Seated in a tall leather chair behind a glass altar with a bronzed representation of Jesus, tightly clutching and waving a worn Bible in his right hand, Colvin's sermon -- "The Struggle Is Not Over" – bounced at high-velocity from Tamir's grand jury to global warming, with a timely dig at Trump and his endorser Sarah Palin even if he refused to name them.
"'I want my country back'" – a Palin mantra – "had a baby and it's called "Make America Great Again,'" Colvin thundered.
The minister said Americans shouldn't act so shocked over videotaped encounters like Tamir's shooting, because systematic racism has been present and ignored for years. "The only difference now," he said, "is that it's not Roots…it's on video." He dismissed the notion that police-involved shootings or other injustice should inspire a national conversation on race, saying that talk is a substitute for action.
"The problem in America is not race!" Colvin exclaimed, as most of the 100 or so worshippers sprang to their feet. "The problem in America is racism!" He also deplored the murders in Baton Rouge and wrapped up his sermon with a clarion call for people to come together. Yet the cycle of violence -- especially the killings in Dallas and Baton Rouge – has already cast a shadow over Cleveland before the first pound of the gavel.
Trump is already doubling-down on his promise to become "the law-and-order president" – a direct invocation of Richard Nixon's 1968 campaign, the stepping stone on the path to the "war on drugs,' stop-and-frisk policing and mass incarceration. On Sunday, the presumptive GOP nominee tweeted that "our country is a divided crime scene."
His words were harsh, manipulative, and divisive – but sadly he also may have been part right. Trump's new confrontational tone for the Republican Party is already drawing a call-and-response in the streets of Cleveland. On Sunday at about 5 p.m., about 400 protesters against Trump and police brutality funneled down Prospect Avenue, a wall of bicycle cops hemming them in, as chanted and carried signs like "Justice for Alton Sterling – Dismantle Racist Police."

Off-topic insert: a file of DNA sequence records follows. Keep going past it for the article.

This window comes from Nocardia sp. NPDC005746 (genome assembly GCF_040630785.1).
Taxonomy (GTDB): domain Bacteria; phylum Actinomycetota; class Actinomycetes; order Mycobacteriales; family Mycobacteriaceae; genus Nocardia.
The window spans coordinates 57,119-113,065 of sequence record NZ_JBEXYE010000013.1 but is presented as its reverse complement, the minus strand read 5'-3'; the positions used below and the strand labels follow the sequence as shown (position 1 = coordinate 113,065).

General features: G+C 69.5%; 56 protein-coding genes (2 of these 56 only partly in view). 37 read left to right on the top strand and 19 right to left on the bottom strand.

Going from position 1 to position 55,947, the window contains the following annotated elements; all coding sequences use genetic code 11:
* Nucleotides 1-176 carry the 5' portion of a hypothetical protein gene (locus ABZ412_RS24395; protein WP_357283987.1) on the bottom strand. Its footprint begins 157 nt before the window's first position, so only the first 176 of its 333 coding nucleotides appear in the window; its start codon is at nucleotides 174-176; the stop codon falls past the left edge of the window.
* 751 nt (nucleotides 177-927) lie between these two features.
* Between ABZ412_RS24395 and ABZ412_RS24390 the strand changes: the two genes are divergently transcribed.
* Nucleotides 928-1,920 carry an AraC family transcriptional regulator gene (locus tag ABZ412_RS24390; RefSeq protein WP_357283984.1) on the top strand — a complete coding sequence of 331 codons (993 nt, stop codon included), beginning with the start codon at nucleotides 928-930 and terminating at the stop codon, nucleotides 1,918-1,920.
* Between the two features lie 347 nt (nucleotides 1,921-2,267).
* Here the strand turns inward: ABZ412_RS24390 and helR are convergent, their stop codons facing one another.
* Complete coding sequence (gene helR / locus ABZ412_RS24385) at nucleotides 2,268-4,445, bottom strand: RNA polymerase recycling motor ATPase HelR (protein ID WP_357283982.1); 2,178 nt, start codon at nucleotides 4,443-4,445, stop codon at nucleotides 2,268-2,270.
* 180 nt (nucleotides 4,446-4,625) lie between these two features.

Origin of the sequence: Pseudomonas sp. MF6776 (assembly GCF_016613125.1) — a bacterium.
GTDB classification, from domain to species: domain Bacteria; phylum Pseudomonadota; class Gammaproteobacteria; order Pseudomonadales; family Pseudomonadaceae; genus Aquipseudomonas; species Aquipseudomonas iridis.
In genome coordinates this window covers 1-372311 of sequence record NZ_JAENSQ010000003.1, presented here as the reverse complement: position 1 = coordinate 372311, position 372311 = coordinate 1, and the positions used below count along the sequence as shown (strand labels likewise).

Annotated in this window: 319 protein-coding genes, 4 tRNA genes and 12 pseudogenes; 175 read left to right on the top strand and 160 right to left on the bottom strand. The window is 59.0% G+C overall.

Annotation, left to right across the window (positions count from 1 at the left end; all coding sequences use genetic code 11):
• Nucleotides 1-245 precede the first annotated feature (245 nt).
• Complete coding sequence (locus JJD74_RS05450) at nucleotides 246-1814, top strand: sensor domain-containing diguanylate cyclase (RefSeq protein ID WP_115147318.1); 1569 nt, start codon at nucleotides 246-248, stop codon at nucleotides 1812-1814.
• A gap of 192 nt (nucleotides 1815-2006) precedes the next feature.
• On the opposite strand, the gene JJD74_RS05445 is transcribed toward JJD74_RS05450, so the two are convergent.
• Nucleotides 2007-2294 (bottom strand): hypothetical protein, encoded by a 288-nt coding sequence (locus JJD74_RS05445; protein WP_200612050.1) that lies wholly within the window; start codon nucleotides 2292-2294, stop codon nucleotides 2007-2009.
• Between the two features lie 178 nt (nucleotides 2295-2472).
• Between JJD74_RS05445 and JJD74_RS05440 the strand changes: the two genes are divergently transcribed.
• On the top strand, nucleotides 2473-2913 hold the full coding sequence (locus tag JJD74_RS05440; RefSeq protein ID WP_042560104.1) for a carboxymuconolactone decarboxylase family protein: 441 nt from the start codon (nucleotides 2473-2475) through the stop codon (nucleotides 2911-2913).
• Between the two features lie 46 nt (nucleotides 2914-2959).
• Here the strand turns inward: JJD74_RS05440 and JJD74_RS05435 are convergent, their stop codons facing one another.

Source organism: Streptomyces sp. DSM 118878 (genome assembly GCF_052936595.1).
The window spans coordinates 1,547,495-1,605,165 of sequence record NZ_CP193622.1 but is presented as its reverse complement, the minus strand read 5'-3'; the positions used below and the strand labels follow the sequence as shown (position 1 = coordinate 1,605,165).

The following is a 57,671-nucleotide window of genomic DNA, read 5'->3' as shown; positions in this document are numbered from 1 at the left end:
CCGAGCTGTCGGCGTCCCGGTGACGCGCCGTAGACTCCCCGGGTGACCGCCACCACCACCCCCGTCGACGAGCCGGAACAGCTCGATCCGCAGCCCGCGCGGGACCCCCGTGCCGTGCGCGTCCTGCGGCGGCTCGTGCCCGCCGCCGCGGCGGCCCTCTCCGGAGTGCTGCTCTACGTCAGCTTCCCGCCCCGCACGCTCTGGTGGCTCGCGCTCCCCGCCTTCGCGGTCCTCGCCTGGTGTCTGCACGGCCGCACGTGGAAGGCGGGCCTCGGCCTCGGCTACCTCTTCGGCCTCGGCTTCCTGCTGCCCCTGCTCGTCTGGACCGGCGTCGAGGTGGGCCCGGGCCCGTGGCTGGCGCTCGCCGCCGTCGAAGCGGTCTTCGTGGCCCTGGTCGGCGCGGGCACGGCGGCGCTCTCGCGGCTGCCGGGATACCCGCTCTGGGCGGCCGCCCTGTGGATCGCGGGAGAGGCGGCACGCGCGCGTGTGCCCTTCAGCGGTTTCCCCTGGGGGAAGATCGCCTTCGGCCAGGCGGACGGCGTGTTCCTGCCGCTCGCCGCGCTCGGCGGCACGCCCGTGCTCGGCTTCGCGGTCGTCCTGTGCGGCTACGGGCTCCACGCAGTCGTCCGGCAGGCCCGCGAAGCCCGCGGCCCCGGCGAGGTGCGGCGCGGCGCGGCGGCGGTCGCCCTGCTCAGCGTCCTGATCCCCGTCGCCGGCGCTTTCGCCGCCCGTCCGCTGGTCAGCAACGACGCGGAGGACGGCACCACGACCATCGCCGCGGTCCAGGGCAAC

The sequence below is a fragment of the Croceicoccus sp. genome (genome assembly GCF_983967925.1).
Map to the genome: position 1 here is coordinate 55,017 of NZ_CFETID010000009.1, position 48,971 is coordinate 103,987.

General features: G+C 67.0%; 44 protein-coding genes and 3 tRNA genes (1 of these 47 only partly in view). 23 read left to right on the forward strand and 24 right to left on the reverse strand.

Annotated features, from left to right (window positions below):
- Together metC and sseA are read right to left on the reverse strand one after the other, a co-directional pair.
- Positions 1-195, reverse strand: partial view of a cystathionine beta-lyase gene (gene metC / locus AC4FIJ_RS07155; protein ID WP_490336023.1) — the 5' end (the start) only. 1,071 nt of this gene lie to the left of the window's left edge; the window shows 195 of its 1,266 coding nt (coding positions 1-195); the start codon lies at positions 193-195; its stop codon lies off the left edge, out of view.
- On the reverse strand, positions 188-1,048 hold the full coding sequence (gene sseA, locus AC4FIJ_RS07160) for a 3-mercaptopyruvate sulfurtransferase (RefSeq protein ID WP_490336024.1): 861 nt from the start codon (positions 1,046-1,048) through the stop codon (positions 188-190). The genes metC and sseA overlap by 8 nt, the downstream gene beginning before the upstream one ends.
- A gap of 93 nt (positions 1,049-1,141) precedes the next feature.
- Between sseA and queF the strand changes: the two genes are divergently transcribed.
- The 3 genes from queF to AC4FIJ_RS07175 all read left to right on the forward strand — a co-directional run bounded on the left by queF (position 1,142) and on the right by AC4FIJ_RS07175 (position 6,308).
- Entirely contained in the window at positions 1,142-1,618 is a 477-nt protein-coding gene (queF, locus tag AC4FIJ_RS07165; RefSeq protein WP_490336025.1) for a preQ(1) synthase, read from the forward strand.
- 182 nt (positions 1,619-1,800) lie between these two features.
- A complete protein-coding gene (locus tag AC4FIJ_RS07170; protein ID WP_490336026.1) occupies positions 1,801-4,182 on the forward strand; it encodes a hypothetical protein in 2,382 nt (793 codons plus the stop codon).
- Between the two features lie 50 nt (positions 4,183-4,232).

Proudly wearing his backwards Phillies' cap, Gordon Smith, a 65-year-old filmmaker and radical activist from Chalfont in Bucks County, who like the majority of these marchers was white, said he came to Cleveland for one simple reason – because "Donald Trump is a flaming idiot."
It capped a day when hope struggled to keep alive. At the rec center, a 32-year-old man named Richard Jones brought his 6-year-old son to the playground. When a crew from French television asked to speak with him, the dad sat with the boy a few feet in front of where Tamir's crumpled body had laid prone that afternoon – on a seat where someone had written, "We miss you." He said he didn't see a peaceful resolution to America's racial problems.
"The only change..it has to be violent," Jones said at one point, later softening his words only a tad, "that black folks – we need to come together and be on the same page."
Overhead was the steady roar of jets coming into Cleveland's airports, carrying convention delegates who won't get any closer than those 3,000-or-so elevated feet to Tamir's former playground -- or the problems of western Cleveland -- over the four days. As his dad spoke, little Richard squirmed away and ran to the swing set.